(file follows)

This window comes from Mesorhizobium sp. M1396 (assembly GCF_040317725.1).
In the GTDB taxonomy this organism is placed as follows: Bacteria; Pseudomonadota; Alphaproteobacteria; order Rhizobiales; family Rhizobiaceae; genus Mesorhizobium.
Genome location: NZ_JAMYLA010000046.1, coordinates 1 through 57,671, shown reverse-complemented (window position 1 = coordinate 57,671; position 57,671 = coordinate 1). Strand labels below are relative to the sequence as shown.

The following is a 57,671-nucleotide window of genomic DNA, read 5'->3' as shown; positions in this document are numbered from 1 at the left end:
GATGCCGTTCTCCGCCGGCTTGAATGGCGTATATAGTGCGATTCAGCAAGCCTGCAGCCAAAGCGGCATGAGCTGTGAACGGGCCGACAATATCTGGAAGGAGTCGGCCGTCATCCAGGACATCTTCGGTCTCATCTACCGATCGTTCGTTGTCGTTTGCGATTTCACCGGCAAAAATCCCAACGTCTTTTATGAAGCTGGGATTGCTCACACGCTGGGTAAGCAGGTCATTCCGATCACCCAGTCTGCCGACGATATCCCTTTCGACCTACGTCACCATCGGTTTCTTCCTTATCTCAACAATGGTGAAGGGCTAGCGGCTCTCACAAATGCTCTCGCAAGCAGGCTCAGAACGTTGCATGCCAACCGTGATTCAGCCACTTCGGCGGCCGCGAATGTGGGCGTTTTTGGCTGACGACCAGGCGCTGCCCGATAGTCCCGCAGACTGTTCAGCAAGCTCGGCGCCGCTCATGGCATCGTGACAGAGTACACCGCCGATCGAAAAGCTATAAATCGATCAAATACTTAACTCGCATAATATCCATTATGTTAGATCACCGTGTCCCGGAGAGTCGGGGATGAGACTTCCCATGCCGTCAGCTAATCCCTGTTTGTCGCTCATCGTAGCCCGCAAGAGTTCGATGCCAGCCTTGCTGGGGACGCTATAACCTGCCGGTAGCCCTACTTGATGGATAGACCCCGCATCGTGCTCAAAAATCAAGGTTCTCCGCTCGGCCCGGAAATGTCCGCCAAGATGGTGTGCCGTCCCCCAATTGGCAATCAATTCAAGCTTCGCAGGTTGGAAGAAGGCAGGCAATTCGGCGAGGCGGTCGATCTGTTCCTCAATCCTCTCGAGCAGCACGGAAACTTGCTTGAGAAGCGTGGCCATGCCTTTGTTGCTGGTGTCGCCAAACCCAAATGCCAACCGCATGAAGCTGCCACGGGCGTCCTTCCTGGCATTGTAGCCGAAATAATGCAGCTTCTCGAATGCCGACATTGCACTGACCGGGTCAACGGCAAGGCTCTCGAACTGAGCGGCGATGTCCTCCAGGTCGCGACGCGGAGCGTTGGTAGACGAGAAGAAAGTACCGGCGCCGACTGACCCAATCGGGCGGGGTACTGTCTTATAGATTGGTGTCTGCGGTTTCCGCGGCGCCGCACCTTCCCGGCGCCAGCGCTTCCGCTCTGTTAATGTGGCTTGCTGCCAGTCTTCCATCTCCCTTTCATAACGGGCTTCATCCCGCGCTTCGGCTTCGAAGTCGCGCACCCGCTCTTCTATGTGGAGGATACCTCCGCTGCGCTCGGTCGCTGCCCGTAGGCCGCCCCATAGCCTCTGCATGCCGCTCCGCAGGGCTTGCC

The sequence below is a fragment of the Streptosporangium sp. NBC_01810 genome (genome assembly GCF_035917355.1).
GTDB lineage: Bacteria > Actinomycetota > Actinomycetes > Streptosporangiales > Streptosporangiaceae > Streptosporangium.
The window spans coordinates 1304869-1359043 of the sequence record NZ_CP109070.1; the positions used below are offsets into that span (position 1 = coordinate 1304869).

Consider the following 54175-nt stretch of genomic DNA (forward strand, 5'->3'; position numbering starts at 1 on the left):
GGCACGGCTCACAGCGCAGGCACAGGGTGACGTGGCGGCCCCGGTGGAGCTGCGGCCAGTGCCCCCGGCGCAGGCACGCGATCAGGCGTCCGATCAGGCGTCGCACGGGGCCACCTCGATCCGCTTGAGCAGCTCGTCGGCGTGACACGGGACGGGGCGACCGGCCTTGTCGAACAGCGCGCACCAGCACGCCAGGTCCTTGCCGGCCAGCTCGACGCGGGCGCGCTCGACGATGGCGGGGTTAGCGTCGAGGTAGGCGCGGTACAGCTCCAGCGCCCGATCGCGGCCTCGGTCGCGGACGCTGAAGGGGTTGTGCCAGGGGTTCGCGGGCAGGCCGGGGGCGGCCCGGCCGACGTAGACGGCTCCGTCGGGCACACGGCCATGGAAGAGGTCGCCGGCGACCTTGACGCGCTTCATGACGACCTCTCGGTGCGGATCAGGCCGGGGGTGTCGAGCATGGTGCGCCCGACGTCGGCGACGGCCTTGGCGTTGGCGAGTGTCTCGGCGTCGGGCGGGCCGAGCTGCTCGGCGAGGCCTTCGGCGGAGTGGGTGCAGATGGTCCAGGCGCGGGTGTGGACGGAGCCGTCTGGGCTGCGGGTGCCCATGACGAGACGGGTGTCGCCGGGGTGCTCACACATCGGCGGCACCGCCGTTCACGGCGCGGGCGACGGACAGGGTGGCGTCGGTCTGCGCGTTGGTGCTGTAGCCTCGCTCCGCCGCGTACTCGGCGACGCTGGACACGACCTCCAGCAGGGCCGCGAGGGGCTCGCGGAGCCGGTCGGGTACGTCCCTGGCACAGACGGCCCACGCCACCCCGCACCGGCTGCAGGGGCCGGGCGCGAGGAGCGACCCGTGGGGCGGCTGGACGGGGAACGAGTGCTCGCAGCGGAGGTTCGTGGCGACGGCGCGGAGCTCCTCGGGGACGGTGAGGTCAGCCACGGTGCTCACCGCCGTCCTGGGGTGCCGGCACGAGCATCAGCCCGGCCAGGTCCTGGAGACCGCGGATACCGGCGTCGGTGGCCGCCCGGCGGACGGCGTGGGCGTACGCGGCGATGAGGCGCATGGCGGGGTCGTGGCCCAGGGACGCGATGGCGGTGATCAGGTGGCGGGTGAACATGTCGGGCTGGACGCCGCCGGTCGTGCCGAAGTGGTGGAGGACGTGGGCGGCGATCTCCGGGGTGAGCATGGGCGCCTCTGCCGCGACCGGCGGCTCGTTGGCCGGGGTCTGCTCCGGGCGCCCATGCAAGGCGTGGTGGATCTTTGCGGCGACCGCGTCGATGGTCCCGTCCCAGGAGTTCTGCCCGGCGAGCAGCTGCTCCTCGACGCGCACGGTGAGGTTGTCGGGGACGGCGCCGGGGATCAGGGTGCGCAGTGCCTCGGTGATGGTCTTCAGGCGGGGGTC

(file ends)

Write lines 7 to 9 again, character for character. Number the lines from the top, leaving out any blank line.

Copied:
GTDB lineage: Bacteria > Actinomycetota > Actinomycetes > Streptosporangiales > Streptosporangiaceae > Streptosporangium.
The window spans coordinates 1304869-1359043 of the sequence record NZ_CP109070.1; the positions used below are offsets into that span (position 1 = coordinate 1304869).

Consider the following 54175-nt stretch of genomic DNA (forward strand, 5'->3'; position numbering starts at 1 on the left):